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Grip Force Adjustments Reflect Prediction of Dynamic Consequences in Varying Gravitoinertial Fields

Abstract : Humans have a remarkable ability to adjust the way they manipulate tools through a genuine regulation of grip force according to the task. However, rapid changes in the dynamical context may challenge this skill, as shown in many experimental approaches. Most experiments adopt perturbation paradigms that affect only one sensory modality. We hypothesize that very fast adaptation can occur if coherent information from multiple sensory modalities is provided to the central nervous system. Here, we test whether participants can switch between different and never experienced dynamical environments induced by centrifugation of the body. Seven participants lifted an object four times in a row successively in 1, 1.5, 2, 2.5, 2, 1.5, and 1 g. We continuously measured grip force, load force and the gravitoinertial acceleration that was aligned with body axis (perceived gravity). Participants adopted stereotyped grasping movements immediately upon entry in a new environment and needed only one trial to adapt grip forces to a stable performance in each new gravity environment. This result was underlined by good correlations between grip and load forces in the first trial. Participants predictively applied larger grip forces when they expected increasing gravity steps. They also decreased grip force when they expected decreasing gravity steps, but not as much as they could, indicating imperfect anticipation in that condition. The participants' performance could rather be explained by a combination of successful scaling of grip force according to gravity changes and a separate safety factor. The data suggest that in highly unfamiliar dynamic environments, grip force regulation is characterized by a combination of a successful anticipation of the experienced environmental condition, a safety factor reflecting strategic response to uncertainties about the environment and rapid feedback mechanisms to optimize performance under constant conditions.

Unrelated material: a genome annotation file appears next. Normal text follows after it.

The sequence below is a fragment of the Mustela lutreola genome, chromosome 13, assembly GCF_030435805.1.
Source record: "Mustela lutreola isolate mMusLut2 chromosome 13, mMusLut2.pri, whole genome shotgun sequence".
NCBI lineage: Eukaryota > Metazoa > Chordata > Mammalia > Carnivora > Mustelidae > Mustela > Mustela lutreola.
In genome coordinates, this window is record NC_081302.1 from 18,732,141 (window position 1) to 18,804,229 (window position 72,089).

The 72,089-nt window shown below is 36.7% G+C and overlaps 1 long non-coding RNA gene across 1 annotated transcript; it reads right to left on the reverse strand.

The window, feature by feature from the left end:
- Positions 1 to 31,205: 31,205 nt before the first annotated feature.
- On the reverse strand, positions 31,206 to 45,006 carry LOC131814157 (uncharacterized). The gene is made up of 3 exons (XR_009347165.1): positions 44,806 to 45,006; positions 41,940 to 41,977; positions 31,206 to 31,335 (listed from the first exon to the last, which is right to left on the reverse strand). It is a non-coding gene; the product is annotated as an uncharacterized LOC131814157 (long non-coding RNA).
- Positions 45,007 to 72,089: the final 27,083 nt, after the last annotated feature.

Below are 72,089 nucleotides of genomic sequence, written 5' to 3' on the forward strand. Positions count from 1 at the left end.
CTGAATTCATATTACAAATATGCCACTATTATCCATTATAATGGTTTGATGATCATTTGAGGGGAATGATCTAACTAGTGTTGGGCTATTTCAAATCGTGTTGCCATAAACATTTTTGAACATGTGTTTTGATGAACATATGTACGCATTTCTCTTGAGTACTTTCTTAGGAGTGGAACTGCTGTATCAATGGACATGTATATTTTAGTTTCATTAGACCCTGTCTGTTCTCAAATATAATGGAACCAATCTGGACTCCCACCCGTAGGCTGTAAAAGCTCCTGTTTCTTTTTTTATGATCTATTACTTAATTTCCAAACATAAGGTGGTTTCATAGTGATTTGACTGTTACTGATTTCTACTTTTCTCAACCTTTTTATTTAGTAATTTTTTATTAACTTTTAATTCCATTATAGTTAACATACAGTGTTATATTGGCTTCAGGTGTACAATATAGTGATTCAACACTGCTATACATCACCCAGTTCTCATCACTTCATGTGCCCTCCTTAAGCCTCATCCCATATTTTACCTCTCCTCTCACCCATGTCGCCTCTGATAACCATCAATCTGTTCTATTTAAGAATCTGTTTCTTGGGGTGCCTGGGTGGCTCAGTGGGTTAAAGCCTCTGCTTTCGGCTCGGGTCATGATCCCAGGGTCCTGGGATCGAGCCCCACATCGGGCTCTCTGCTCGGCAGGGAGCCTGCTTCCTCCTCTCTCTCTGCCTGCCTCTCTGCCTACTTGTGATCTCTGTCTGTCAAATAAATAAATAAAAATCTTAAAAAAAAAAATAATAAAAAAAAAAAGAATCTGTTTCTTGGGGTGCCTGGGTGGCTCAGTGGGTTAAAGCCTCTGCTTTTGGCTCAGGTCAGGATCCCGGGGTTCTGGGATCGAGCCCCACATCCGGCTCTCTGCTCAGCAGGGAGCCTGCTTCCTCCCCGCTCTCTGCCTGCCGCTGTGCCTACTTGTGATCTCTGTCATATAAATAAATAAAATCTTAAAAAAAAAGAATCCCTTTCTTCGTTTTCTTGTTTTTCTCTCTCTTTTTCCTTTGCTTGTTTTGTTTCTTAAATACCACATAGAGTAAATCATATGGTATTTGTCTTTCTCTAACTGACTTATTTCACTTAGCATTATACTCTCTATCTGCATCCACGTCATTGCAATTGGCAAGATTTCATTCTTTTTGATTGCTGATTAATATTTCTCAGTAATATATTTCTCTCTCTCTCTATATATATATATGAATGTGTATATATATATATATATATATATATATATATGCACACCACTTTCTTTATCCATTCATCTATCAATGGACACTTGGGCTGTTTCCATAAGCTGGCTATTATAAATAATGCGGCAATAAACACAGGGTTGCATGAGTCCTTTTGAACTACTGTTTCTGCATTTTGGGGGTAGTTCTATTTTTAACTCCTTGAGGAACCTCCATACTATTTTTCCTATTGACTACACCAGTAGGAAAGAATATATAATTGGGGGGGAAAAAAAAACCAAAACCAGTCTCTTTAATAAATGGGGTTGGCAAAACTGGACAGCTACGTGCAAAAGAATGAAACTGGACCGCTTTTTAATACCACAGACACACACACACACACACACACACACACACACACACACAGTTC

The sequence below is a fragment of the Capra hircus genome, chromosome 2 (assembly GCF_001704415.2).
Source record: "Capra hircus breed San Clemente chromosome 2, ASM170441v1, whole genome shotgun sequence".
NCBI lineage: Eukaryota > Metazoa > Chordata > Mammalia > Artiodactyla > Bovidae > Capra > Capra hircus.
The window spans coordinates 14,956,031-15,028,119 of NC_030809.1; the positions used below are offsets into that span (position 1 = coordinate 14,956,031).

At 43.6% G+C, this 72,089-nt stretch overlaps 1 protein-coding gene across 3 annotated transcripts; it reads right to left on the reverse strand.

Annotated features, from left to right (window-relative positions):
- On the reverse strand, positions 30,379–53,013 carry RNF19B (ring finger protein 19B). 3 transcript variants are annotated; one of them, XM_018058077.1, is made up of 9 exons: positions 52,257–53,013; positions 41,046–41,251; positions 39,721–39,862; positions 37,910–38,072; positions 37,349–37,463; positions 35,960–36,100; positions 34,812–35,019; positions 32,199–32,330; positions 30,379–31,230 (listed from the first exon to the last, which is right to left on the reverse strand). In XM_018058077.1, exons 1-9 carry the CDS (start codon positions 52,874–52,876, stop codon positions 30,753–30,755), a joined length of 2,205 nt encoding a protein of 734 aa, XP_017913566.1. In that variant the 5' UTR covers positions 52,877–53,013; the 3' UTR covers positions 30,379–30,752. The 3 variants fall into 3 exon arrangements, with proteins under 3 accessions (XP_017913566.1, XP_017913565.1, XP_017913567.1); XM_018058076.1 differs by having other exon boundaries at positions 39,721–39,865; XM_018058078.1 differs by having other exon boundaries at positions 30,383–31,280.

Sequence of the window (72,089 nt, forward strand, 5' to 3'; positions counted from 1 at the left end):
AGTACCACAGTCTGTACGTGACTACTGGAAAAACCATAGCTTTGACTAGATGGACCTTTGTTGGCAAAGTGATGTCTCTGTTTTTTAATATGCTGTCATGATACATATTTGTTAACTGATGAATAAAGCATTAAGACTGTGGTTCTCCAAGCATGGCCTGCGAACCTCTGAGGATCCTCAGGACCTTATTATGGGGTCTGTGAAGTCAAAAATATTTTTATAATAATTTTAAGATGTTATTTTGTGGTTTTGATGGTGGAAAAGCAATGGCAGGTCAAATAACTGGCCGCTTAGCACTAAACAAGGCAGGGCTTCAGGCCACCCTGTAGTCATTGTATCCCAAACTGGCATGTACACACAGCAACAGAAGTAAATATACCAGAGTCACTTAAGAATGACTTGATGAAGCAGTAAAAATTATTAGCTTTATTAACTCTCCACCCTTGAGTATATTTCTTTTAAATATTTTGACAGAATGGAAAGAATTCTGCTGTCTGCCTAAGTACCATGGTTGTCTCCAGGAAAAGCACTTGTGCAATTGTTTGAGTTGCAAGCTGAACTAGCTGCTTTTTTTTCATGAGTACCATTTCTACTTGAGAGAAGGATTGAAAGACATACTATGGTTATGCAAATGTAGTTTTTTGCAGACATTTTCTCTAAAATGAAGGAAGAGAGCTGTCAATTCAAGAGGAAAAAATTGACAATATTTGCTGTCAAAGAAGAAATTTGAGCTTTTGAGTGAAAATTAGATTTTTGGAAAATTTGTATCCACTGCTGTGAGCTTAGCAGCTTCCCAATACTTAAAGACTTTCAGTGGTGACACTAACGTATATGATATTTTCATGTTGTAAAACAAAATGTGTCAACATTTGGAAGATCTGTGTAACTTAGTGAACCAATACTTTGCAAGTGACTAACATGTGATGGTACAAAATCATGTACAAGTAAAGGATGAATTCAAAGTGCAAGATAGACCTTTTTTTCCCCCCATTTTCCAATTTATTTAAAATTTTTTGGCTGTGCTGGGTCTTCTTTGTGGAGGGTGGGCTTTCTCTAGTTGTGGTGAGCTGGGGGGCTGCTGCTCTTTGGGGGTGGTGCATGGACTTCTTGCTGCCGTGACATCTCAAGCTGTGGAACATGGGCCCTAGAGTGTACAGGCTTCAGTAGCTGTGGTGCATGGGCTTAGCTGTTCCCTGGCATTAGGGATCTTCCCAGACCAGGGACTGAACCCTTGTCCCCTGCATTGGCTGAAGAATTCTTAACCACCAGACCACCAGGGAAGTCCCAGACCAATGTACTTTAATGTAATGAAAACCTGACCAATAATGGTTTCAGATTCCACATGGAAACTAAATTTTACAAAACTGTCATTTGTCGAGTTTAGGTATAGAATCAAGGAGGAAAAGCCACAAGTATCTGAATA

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Contributeur : Caps - Université de Bourgogne <>
Soumis le : vendredi 17 août 2018 - 10:58:14
Dernière modification le : vendredi 26 juillet 2019 - 12:24:08

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Olivier White, Jean-Louis Thonnard, Philippe Lefèvre, Joachim Hermsdörfer. Grip Force Adjustments Reflect Prediction of Dynamic Consequences in Varying Gravitoinertial Fields. Frontiers in Physiology, Frontiers, 2018, 9, ⟨10.3389/fphys.2018.00131⟩. ⟨hal-01857733⟩



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